Peter Van Loan is a freedom fighter.
The Conservative government's House Leader on Monday offered a spirited defence of the right to dodge legitimate questions with off-topic answers during debate of an NDP motion to empower the Speaker to clamp down on irrelevant answers during Question Period.
"This change would affect responses to oral questions, but it would not touch the actual questions," Van Loan complained.
What he didn't say is questions are already covered by rules intended to keep them relevant and on point.
"Of course, that the NDP didn't include questions in its proposal might be because questions are already subject to a standard of relevancy -- a standard that does not currently apply to responses," Maclean Magazine's Aaron Wherry explains, pointing to this explanation offered up by Speaker Andrew Scheer on January 28, 2014:
"I will continue to rule questions out of order that do not establish a direct link to the administrative responsibilities of the government. In the same sense, so-called hybrid questions will also continue to risk being ruled out of order when this link is not quickly demonstrated. Members should take care when formulating their questions and establish this link as soon as possible in posing their questions to ensure that the Chair does not rule what may be a legitimate question out of order."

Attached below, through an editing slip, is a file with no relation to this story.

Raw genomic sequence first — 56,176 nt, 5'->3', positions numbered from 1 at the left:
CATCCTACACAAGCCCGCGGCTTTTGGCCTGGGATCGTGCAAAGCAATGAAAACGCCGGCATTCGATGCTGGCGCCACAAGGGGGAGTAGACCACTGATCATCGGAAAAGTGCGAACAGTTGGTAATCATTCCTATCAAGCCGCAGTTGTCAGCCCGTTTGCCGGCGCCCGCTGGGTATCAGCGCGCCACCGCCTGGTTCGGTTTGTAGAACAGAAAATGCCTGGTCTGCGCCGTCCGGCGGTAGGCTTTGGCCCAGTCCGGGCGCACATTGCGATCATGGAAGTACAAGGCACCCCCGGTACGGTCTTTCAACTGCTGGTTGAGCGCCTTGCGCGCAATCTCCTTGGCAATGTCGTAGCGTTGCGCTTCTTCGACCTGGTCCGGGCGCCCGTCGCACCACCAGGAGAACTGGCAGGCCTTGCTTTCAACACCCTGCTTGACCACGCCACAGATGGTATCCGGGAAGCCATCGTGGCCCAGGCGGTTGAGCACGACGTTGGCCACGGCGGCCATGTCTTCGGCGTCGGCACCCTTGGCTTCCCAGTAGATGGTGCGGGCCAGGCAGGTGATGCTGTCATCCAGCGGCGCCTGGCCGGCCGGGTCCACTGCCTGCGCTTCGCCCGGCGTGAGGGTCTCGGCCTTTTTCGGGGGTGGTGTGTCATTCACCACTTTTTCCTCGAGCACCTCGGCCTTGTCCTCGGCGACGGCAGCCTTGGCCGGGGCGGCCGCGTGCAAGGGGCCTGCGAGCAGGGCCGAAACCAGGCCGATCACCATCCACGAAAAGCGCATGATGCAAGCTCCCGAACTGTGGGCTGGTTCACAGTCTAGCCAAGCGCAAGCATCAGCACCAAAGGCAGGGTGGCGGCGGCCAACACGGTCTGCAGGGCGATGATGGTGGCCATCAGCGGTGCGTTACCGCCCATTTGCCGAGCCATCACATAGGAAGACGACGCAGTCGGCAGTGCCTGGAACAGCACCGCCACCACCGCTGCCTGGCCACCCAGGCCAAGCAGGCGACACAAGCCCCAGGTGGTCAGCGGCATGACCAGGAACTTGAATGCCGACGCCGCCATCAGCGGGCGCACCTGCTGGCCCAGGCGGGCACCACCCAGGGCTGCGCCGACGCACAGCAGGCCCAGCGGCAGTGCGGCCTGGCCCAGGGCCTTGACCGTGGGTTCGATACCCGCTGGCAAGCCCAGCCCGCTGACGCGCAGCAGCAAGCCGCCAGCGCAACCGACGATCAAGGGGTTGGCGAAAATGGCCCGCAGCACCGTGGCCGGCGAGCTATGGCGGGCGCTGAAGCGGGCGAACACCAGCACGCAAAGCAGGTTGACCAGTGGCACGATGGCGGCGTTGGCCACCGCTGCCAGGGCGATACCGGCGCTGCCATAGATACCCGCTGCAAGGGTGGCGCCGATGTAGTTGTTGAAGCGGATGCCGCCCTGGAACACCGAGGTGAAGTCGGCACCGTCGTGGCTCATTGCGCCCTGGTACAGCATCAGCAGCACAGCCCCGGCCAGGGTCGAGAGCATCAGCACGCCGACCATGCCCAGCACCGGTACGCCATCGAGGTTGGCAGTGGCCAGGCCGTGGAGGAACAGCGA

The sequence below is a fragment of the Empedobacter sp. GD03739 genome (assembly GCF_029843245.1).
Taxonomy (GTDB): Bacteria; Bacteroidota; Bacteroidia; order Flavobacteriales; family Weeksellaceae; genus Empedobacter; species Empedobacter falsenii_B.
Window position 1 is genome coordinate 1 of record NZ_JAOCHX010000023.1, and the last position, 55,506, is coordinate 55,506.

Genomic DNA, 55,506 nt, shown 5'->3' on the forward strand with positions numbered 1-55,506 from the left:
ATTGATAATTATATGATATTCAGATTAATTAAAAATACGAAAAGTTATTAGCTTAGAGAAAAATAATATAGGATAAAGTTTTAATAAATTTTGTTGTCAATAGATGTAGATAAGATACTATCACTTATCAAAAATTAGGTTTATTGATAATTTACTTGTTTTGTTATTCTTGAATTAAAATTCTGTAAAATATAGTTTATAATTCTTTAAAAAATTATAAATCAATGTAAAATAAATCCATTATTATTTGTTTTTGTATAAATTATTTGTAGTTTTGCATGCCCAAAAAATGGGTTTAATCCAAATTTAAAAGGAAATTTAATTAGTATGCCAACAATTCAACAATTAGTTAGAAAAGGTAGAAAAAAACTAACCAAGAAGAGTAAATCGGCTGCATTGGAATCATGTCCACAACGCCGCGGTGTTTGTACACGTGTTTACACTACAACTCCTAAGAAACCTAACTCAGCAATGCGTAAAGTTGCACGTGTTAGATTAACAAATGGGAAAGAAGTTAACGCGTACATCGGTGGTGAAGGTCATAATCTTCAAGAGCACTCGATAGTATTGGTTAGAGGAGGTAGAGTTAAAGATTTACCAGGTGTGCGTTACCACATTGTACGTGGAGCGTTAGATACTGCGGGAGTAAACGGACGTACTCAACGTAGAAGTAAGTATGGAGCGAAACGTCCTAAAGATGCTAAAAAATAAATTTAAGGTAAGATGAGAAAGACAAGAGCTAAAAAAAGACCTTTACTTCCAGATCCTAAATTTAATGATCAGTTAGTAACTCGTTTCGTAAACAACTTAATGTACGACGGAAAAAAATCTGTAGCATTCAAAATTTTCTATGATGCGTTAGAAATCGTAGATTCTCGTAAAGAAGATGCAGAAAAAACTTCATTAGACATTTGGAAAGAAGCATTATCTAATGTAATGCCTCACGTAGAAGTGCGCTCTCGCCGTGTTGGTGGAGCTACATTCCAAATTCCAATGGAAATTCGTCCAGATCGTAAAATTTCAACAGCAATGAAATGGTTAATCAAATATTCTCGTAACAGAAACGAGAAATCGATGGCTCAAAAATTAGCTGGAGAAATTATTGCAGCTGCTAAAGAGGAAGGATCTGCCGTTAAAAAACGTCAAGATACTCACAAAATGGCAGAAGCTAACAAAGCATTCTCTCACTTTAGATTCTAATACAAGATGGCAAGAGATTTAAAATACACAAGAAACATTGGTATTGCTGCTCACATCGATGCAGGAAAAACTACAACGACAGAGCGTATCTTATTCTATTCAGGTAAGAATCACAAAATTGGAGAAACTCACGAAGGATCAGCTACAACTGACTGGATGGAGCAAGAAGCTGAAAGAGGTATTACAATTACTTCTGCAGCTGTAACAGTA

But Van Loan's bigger problem seems to be that he thinks it's the government's duty to hold the opposition to account during Question Period.
"The Leader of the Opposition would prefer to make question period a one-way street," Van Loan protested. "He wants the rules changed to keep him from facing any tough questions or cold facts."
Because that's exactly the point of Question Period -- 45 minutes set aside each day for the government to grill the opposition parties?
Unfortunately for Van Loan, the Speaker also said this in his January ruling:
"The speaker must adhere to the longstanding principle that question period is intended to hold the government to account."
Watch Van Loan's courageous defence of his right to be irrelevant: